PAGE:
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Turkish Journalists Trial Resumes Behind Closed Doors


Can Dundar, the editor-in-chief of opposition newspaper Cumhuriyet, center-left, and Erdem Gul, the paper's Ankara representative, center-right, speak to the media before the start of their trial in Istanbul, April 1, 2016.

Can Dundar, the editor-in-chief of opposition newspaper Cumhuriyet, center-left, and Erdem Gul, the paper's Ankara representative, center-right, speak to the media before the start of their trial in Istanbul, April 1, 2016.

The trial of two Turkish journalists resumed Friday in Istanbul, with the two defendants facing charges of espionage and aiding a terrorist organization for their reporting that alleged the government was smuggling arms to Syria.

The closed-door trial involves Cumhuriyet newspaper editor-in-chief Can Dundar and its Ankara representative Erdem Gul. They could face sentences of life imprisonment if found guilty.

A defiant Dundar said during the hearing that on trial in this case were not him and Gul, but “journalism, the right to obtain information and the right of society to have access to information.” Dundar said that the case represents a confrontation between journalists on the one hand, and President Recep Tayyip Erdogan and Turkish intelligence on the other.

Turkish journalists cover their mouths with black ribbons before the trial of Can Dundar, the editor-in-chief of opposition newspaper Cumhuriyet and Erdem Gul, the paper's Ankara representative, outside the courthouse in Istanbul, April 1, 2016.

Turkish journalists cover their mouths with black ribbons before the trial of Can Dundar, the editor-in-chief of opposition newspaper Cumhuriyet and Erdem Gul, the paper's Ankara representative, outside the courthouse in Istanbul, April 1, 2016.

"There is an error in the seating order (during the hearing). President and Turkish Intelligence versus journalists. We should have been the interrogators. They (referring to Erdogan and Turkish Intelligence) should have been the defendants, because an international crime is being tried. I think this seating order will be reversed soon and will be the way it should be. The ones who should be on trial are not us. Journalism, the right to obtain information and the right of society to have access to information, are on trial here. On the other hand, there is a crime that is trying to be hidden from the society," Dundar said.

Journalism, he added, is not a crime, and the court should therefore drop the case immediately.

Dozens of supporters at the Istanbul courthouse chanted: “Free press cannot be silenced.” Others had their mouths taped over in an act of protest. Yet others were holding banners reading “Free press, Free society.”

Dundar and Gul are accused of publishing images dating back to January 2014 of Syria-bound trucks, which the newspaper said proved Turkey was smuggling arms into that country.

The journalists were arrested in November. In February, Turkey's Constitutional Court ruled that the two men's rights had been violated, and they were released from jail. But the Istanbul court is continuing with the case and controversially ruled that all hearings be held behind closed doors.

Case seen as test of press freedom

The Turkish Hurriyet Daily News reported Friday that a group of 473 lawyers filed requests to join the case as Dundar and Gul’s attorneys, and were granted permission to attend the hearing.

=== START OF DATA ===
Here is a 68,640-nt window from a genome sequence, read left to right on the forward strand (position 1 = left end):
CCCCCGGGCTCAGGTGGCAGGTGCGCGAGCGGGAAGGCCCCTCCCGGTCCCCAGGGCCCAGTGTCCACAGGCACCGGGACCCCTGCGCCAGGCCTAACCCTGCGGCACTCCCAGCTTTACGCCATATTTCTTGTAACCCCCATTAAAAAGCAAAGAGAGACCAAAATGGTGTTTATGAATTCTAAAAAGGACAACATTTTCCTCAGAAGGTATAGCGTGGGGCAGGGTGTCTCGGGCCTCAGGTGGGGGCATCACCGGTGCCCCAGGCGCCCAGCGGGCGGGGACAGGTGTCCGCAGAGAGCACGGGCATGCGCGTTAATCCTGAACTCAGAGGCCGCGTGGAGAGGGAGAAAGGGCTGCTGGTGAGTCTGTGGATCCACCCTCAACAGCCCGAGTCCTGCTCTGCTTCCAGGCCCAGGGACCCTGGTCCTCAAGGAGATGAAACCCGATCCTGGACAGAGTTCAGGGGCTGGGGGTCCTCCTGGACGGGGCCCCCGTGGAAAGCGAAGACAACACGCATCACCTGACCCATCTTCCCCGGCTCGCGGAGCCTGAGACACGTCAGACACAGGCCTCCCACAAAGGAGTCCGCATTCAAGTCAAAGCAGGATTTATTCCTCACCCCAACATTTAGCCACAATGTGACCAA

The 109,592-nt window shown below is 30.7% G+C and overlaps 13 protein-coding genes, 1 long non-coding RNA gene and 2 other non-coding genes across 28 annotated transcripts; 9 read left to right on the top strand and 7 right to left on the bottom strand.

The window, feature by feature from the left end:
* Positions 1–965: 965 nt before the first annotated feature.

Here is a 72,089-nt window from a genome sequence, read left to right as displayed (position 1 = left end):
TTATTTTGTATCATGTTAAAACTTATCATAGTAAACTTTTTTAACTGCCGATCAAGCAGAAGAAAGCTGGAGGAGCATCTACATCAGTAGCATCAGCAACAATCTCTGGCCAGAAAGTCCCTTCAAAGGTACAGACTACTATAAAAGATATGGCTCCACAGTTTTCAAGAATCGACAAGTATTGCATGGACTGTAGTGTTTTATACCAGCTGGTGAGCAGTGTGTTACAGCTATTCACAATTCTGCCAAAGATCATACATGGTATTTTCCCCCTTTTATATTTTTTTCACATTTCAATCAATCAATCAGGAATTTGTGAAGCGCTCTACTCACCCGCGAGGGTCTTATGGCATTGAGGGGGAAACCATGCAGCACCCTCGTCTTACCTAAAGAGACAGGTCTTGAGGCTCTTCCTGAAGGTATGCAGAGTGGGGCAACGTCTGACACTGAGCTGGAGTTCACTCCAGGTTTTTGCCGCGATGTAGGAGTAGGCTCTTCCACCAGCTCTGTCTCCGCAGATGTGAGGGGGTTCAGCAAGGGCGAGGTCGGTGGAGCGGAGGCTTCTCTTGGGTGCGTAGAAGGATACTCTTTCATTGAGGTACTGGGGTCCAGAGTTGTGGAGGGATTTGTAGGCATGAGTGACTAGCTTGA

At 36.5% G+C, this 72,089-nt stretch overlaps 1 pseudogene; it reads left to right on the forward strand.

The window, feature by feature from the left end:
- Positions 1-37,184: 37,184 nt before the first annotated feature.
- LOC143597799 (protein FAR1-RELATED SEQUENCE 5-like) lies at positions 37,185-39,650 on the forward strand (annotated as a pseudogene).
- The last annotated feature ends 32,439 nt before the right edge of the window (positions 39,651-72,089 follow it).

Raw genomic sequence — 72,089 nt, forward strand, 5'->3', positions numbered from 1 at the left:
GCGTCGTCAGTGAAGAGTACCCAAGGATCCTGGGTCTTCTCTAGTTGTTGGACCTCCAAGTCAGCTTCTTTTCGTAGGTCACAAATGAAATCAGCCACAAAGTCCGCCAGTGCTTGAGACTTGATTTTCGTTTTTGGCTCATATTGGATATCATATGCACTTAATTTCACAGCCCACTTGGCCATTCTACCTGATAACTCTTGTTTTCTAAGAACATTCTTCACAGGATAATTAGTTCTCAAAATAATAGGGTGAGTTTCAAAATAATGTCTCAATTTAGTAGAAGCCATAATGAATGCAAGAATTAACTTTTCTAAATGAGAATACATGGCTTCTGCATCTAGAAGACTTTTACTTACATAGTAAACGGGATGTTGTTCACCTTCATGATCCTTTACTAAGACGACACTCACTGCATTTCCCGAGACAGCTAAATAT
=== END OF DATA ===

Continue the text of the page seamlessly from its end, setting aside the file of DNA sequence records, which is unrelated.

Rights groups insist the two have done nothing wrong by covering an issue of public interest and say the charges against Dundar and Gul should be dropped.

Erol Onderoglu, the Turkey representative of the French-based group Reporters Without Borders, said the trial of Gul and Dundar marked an alarming escalation in the crackdown on press freedom in Turkey.

"This is a very serious case," he said. "Journalists are facing life sentences. They [the government] want make to examples [of the two men], to intimidate Turkish journalists who want to cover regional policies, like corruption issues, like all kinds of bad practice [by the] state security forces."

The case went to trial last Friday, but was adjourned until this week after opposition lawyers and politicians ignored the judge’s ruling to close the courtroom to the public.

Erdogan has taken a personal interest in the journalists' case, saying they should be severely punished. He has acknowledged that the trucks, which were stopped by Turkish gendarmerie and police officers while en route to the Syrian border, belonged to the intelligence agency and said they were carrying aid to Turkmens in Syria, fighting both President Bashar al-Assad and Islamic State militants.

Turkish President Recep Tayyip Erdogan arrives for a working dinner with heads of delegations for the Nuclear Security Summit at the White House in Washington, March 31, 2016.

Turkish President Recep Tayyip Erdogan arrives for a working dinner with heads of delegations for the Nuclear Security Summit at the White House in Washington, March 31, 2016.

Turkey has also alleged the reporters aided an Islamic movement headed by U.S.-based cleric Fethullah Gulen, an opponent of Erdogan.

U.S. President Barack Obama met Thursday with Erdogan in Washington on the sidelines of Obama's Nuclear Security Summit. Obama assured the Turkish leader of a continued U.S. commitment to Turkish security.

Separately Thursday, chaos erupted between Turkish security and protesters outside a Washington think tank, the Brookings Institute, where Erdogan was giving a speech.

VOA's Dorian Jones contributed to this report from Istanbul.

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